The RPNM letter talked about Pearce’s close relationship with Dorothy.
“I’ve lost a friend, and I’ve lost a mentor. Dorothy will always be a part of me,” said Pearce. “She has influenced my life in so many ways, and I’ll always cherish her generosity, kindness, and strong will. She was truly a New Mexico treasure and her legacy will live forever in our great state.”
Pearce knowing both Dorothy and Harold said that they never stopped putting New Mexico first in their political operations.
“Between the two of them, they kept their focus on New Mexico always,” said Pearce. “That’s a tribute to a representative who gets in D.C., and a lot of times you hear about well they drank the Potomac water and now they think like people back east, instead of like we do. Well, they never lost their sense of who they were and where they came from. That was a big deal for Lea County and for the country.”
Pearce said the love Dorothy had for people is what he will take with him now that she has passed.
“If you’re going to be a public servant then you can’t do it unless you love the people,” said Pearce. “That was a lesson that she almost taught me by herself. Just this love of humanity and that is a very powerful lesson no matter what you’re going to go into but especially if you’re going to be running for elected office.”
On top of being a strong political figure, Dorothy was considered the rock of her family, according to a past News-Sun article. She was also considered the central figure in the development of the Lea County Museum, serving on the board since it’s founding in 1969, until the day she died with the official title of Board Member Emeritus.
THE HAROLD RUNNELS Room sits in the LCM with family photos of the Runnels hanging on the walls, the furniture from Harold’s office from D.C., and some things of Dorothy’s such as her wedding dress, according Jim Harris, Lea County Museum director.
“Dorothy has been a major force in the development of the museum and then it’s consistency over the years,” said Harris. “Doing things for the community also it’s growth and the changes that have taken place.”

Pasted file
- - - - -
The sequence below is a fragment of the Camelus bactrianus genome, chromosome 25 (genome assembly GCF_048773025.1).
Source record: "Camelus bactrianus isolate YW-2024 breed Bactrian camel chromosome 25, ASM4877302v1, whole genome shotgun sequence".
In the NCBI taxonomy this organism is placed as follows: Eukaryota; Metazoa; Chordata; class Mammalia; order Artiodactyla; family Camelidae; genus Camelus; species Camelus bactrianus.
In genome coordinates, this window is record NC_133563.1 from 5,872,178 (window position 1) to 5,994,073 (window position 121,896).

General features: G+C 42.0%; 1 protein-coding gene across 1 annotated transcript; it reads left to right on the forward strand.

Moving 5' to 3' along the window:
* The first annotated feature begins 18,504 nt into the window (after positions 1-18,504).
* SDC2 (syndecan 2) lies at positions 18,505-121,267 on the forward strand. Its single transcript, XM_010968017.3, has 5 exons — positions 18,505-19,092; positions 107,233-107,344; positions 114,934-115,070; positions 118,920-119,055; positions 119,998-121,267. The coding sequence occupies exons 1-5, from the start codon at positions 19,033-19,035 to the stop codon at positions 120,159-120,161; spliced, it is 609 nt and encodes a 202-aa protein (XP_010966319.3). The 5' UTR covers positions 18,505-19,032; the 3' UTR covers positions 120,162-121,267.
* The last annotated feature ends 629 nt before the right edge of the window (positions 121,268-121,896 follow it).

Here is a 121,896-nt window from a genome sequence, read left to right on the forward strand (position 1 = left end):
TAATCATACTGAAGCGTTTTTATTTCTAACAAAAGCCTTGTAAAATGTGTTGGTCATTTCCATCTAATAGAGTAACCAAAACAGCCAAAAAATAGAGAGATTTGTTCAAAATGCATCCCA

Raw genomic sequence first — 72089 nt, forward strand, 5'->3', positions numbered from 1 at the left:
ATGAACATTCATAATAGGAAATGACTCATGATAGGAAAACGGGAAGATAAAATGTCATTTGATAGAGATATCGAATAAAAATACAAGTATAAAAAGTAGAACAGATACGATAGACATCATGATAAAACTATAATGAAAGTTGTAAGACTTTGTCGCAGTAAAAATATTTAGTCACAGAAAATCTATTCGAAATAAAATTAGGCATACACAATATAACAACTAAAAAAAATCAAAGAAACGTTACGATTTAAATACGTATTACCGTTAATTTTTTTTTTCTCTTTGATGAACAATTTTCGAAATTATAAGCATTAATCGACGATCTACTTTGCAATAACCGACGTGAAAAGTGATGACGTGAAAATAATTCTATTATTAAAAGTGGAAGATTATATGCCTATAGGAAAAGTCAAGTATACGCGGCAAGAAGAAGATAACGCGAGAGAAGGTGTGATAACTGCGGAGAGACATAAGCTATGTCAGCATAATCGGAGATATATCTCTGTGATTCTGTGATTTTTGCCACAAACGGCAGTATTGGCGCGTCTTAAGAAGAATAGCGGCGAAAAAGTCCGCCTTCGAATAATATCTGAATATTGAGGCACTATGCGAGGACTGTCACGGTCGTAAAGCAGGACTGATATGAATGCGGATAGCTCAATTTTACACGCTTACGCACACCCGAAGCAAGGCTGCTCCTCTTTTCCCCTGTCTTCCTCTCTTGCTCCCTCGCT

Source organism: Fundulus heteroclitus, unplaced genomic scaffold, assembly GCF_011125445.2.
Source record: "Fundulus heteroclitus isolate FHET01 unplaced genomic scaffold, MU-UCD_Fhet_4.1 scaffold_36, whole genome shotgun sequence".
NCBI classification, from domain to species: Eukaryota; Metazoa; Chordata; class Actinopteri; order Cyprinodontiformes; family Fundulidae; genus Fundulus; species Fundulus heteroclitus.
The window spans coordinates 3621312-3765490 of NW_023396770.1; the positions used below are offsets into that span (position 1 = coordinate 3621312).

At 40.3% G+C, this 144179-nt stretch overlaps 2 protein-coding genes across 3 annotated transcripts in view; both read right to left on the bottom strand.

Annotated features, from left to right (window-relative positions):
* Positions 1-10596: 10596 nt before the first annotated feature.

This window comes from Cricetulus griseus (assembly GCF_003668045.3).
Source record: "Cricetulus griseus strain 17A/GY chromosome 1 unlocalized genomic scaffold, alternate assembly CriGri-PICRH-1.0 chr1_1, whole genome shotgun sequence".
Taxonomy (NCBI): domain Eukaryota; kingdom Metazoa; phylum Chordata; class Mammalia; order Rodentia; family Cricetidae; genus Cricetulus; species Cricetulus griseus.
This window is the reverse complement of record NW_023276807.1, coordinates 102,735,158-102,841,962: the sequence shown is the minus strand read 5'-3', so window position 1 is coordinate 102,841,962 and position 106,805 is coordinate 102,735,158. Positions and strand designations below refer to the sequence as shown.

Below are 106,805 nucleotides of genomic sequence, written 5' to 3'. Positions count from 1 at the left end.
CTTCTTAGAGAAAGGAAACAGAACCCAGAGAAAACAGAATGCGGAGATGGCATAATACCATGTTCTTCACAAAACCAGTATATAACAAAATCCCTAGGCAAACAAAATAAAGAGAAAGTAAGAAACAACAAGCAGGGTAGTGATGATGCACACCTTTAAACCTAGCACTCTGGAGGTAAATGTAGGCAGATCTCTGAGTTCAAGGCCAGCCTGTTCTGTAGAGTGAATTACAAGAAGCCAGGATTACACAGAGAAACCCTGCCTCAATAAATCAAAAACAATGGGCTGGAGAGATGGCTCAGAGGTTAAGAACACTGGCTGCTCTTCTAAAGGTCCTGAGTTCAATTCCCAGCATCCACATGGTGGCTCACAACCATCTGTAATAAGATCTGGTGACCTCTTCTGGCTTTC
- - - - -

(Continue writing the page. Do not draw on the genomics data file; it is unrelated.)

Harris said his life was full of influence from Dorothy and knows that he can’t be the only person.
“Dorothy Runnels had a tremendous impact on the quality of life in this community specifically as it relates to preserving our history,” said Harris. “My favorite thing about Dorothy is she was always so engaged and active… She’s had that sort of personal impact on me but I have this feeling that there are maybe dozens of people in our community here and Lea County and elsewhere … I have this feeling that she’s had that kind of impact on just dozens of people.”
After her passing Dorothy’s granddaughter, Abby Clement, posted a tribute to her grandmother. In the post, she talked about the intensity of Dorothy’s life.
“I think of her adventures; of tall, golden sand dunes in Egypt, of mouths full of crickets in Zimbabwe, and of a personality so large that it could easily span the continent between the two,” said Clement. “I think of the colors royal purple and glinting copper, even though she always said her favorite was yellow.”
The post shared what everyone who spoke to the News-Sun said, Dorothy loved everyone and was full of spunk.
“One of her frequent phrases was ‘If you don’t have anything nice to say, don’t say anything at all,’ and it didn’t really apply to her, of course,” said Clement.
On top of being considered kind, Dorothy was said to be a force to be reckoned with.
“My grandmother yanked my brothers and I into a closed-off wing of the Capitol to show us the statue of Po’Pay (A Native American leader during the Pueblo Revolt of 1680) and security could not have stopped her had they wanted to,” said Clement in her post.
Dorothy met 11 presidents including John F. Kennedy. She met prime ministers and the King of Spain, according to Hanna. At 93-years-old she continued attending the First Ladies Luncheon in Washington, D.C.
Age never slowed Dorothy down, according to Hanna, and the memory of the 97-year-old is said to live on through the lives she touched.
“Dorothy Runnels told me recently that her recipe for living a long life for her included the fact that she loved everybody, never held grudges, and didn’t look for fault, but recognized the good in everyone. She embraced and embodied kindness and had a decisive smile and laugh that shone upon any room she entered,” said Hanna. “Her legacy will live on. Her sage advice and involvement has left a lasting imprint on lives, and her spunky spirit can’t be replicated.”
Christina Rankin may be reached at email@example.com.